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Issue 589 - "The Irrationality of Worry" (Indira Gandhi)

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Wooden's Wisdom - Volume 12 Issue 589
Craig Impelman Speaking |  Championship Coaches |  Champion's Leadership Library Login

 

"THE IRRATIONALITY OF WORRY" (INDIRA GANDHI)

 
 
Indira Gandhi (1917 –1984) served as the third prime minister of India from 1966 to 1977 and from 1980 until her assassination in 1984. She was India's first, and to date only, female prime minister. Gandhi's cumulative tenure of 15 years and 350 days makes her the country's second-longest-serving prime minister.
 
Gandhi's most famous legacy was standing firm in the face of American pressure to defeat West Pakistan and turn East Pakistan into independent Bangladesh. India was located directly between West and East Pakistan.
 
In early 1971, disputed elections in Pakistan led then East Pakistan to declare independence as Bangladesh.
 
In response West Pakistan’s military government launched a crackdown on East Pakistan’s citizens. The West Pakistan army, about 40,000 troops in all, spread throughout the country, murdering, and raping civilians, burning homes, and imprisoning suspected dissidents.
 
Fleeing a blood monsoon, East Pakistani families poured over India’s border. Up to 150,000 came each day on foot, or by oxcart, rickshaw, or automobile. By May 1971, over 3.5 million Bengalis had abandoned their homes and flooded into refugee camps in India.
 
In December 1971, Gandhi intervened directly in the conflict to liberate Bangladesh. India emerged victorious following the war with Pakistan to become the dominant power of South Asia. This victory saved millions of lives and made it possible for millions of refugees from Bangladesh to return home.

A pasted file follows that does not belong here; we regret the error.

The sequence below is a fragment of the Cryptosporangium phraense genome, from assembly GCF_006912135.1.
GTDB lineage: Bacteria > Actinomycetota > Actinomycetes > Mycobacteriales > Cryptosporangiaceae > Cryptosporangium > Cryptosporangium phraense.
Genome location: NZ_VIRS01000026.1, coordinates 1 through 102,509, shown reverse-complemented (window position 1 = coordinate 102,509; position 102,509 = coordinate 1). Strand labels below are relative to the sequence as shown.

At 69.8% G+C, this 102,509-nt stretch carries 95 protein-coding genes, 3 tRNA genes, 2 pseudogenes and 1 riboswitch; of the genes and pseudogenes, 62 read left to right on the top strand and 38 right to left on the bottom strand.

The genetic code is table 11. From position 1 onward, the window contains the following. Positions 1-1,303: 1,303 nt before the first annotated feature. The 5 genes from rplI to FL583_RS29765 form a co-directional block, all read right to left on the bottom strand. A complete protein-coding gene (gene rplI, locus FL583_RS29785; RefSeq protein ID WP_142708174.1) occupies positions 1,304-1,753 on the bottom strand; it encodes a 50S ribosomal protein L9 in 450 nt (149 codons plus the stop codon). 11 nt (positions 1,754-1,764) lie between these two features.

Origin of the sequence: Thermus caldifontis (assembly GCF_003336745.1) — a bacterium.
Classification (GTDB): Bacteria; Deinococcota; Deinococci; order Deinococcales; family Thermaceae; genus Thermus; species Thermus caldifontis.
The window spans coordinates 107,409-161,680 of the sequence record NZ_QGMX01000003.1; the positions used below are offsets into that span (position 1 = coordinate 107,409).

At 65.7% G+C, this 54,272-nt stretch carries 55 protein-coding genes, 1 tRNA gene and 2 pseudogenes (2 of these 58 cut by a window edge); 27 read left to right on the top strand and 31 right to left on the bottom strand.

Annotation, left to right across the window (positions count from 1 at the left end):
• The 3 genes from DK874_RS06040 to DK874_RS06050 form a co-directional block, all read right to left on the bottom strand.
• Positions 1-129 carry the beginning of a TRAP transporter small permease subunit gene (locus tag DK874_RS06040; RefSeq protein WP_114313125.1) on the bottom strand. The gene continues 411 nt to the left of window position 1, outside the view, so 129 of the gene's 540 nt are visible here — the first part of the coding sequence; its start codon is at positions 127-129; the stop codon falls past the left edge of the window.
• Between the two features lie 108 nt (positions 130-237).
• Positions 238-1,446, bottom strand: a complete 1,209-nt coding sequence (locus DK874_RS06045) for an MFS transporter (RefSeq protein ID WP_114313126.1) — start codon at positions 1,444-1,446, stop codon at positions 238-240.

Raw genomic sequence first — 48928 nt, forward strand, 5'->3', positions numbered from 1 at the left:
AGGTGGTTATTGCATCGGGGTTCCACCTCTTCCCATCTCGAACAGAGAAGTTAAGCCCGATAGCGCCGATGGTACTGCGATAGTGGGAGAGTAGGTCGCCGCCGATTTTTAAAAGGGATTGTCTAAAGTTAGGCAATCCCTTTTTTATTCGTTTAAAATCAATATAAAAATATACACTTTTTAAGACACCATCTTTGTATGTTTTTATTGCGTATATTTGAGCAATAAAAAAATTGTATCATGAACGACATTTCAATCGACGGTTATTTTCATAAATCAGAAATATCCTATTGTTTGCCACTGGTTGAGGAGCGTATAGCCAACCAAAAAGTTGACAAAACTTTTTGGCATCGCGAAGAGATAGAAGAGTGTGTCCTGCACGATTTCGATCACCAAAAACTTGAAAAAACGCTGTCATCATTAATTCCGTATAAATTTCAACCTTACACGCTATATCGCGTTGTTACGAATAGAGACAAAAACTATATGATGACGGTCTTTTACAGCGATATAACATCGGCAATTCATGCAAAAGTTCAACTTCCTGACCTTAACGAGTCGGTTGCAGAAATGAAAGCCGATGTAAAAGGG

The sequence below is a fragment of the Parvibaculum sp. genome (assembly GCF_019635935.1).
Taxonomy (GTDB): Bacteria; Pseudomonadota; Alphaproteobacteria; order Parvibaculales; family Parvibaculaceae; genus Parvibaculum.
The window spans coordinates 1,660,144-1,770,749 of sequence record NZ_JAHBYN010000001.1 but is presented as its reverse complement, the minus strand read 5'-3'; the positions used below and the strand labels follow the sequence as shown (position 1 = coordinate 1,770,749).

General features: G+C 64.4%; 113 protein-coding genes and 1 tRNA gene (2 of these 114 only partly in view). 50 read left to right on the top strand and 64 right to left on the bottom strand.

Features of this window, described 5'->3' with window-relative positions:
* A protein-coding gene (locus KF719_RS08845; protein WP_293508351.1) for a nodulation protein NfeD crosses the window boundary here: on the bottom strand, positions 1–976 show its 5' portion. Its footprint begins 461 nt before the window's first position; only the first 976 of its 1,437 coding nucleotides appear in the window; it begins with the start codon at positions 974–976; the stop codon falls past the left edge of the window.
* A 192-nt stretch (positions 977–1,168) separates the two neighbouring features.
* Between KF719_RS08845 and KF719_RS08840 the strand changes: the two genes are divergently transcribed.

Indira Gandhi was fearless and decisive. Her actions caused President Nixon to observe: "You look at the history of nations, and when you have had women in positions of power, women are really tougher than men."
 
Indira, better than most, understood the irrationality of worry. She explained it this way: "I don’t get uptight, as the Americans would say. In a situation of war, you must face the situation as it comes. You give it your all. You do your very best. That’s all you can do. You can’t do better than that, and then you shouldn’t be bothered about the rest.
 
If what seems right involves danger . . . well, one must risk the danger. I’ve never thought of the consequences of a necessary action. I examine the consequences later, when a new situation arises, and then I face the new situation. And that’s it."
 
What are you worried about?
 
 
 

Yours in Coaching,
 
 
Craig Impelman
 
 
 
 


 

 

 

Watch Video

Application Exercise

COACH'S FAVORITE POETRY AND PROSE

 

The Waiter at the Camp

The officers' friend is the waiter at camp.
In the night air 'twas cold and was bitterly damp,
And they asked me to dine, which I readily did,
For at dining I've talents I never keep hid.
Then a bright-eyed young fellow came in with the meat,
And straightway the troop of us started to eat.

I silently noticed that young fellow wait
At each officer's side 'til he'd filled up his plate;
I was startled a bit at the very first look
By the size of the helping each officer took,
And I thought as I sat there among them that night
Of the army's effect on a man's appetite.

The waiter at last brought the platter to me
And modestly proper I started to be.
A small piece of meat then I gracefully took;
The young fellow stood there and gave me a look.
'Better get all you want,' he remarked to me then,
'I pass this way once, but I don't come again.'

I turned in amazement. He nodded his head
In a way that convinced me he meant what he said.
I knew from his manner and smile on his lip
That the rule in the army is 'no second trip.'
And I thought as he left me my food to attack,
Life gives us one chance, but it never comes back.

Edgar Albert Guest (1881-1959)

 

 

 

 

 

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